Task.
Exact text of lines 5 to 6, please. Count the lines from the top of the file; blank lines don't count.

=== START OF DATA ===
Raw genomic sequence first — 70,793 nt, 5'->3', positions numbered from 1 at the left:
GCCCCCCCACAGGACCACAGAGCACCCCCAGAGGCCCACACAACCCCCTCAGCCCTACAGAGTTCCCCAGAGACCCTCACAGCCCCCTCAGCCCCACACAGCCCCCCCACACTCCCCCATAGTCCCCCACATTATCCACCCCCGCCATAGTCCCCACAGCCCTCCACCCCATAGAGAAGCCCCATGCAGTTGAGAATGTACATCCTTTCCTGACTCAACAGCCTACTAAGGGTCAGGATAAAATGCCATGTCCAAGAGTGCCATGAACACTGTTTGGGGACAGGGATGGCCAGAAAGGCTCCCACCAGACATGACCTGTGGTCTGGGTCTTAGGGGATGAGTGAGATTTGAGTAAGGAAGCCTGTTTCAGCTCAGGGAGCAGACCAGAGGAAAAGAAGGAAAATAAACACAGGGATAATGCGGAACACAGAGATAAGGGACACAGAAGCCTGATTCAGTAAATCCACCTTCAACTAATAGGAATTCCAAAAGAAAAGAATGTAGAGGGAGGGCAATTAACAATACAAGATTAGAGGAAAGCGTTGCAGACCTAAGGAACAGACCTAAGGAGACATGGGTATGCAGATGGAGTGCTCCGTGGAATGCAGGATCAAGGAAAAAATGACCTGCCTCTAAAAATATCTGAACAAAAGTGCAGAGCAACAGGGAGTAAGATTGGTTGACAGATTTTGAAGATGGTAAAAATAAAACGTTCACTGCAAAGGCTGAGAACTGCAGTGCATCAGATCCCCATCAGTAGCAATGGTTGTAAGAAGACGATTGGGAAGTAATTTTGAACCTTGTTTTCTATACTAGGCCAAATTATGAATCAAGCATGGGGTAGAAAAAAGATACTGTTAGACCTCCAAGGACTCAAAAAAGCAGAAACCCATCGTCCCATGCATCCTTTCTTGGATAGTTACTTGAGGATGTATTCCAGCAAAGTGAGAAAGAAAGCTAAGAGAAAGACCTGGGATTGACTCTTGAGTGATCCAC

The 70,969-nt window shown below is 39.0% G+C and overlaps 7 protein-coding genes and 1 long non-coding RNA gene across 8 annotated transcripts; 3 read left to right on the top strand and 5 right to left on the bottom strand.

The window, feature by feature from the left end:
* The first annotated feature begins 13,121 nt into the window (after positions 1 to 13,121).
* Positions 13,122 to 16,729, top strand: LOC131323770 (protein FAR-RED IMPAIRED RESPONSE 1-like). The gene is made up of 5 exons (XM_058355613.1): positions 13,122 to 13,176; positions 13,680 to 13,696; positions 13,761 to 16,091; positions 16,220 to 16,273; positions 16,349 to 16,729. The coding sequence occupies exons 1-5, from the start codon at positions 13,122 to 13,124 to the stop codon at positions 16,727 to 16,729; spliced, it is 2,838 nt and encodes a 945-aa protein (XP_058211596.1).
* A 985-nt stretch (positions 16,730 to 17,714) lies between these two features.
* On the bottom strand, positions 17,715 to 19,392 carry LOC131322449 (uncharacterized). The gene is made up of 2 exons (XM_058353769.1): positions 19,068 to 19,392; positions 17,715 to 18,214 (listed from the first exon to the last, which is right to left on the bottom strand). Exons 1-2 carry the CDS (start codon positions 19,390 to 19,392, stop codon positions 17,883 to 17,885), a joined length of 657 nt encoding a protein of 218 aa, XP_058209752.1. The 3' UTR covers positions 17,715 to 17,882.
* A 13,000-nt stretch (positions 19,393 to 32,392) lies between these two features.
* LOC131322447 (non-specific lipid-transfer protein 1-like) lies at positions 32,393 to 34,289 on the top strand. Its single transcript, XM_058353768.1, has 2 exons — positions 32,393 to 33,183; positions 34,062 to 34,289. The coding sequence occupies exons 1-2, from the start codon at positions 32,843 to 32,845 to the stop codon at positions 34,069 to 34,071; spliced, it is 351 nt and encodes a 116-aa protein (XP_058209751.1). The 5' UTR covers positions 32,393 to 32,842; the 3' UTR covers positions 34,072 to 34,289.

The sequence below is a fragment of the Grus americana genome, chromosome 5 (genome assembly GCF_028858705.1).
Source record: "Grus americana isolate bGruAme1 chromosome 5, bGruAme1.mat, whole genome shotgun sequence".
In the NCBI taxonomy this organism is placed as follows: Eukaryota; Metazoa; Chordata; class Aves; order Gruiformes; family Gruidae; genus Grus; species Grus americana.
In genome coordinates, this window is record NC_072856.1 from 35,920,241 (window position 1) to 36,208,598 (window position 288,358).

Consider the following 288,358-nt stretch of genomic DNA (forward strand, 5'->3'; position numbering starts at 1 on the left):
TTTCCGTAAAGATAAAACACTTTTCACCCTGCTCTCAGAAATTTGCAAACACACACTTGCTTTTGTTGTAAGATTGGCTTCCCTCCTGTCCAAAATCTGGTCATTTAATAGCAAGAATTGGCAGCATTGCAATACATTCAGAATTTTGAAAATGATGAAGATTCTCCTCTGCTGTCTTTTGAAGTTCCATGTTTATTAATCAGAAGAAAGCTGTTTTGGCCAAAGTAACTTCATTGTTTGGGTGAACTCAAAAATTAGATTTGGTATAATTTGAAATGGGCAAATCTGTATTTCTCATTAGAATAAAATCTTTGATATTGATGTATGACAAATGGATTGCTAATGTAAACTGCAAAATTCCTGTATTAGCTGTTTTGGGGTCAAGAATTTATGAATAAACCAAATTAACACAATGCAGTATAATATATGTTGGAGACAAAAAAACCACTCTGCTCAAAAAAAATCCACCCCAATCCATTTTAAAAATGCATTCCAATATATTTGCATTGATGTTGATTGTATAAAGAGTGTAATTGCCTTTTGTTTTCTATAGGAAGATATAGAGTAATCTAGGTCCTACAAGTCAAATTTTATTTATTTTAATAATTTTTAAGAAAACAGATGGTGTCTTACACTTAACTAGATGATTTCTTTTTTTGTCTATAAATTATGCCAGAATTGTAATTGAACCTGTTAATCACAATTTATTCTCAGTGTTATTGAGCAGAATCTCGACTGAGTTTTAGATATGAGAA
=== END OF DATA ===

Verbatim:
* The first annotated feature begins 13,121 nt into the window (after positions 1 to 13,121).
* Positions 13,122 to 16,729, top strand: LOC131323770 (protein FAR-RED IMPAIRED RESPONSE 1-like). The gene is made up of 5 exons (XM_058355613.1): positions 13,122 to 13,176; positions 13,680 to 13,696; positions 13,761 to 16,091; positions 16,220 to 16,273; positions 16,349 to 16,729. The coding sequence occupies exons 1-5, from the start codon at positions 13,122 to 13,124 to the stop codon at positions 16,727 to 16,729; spliced, it is 2,838 nt and encodes a 945-aa protein (XP_058211596.1).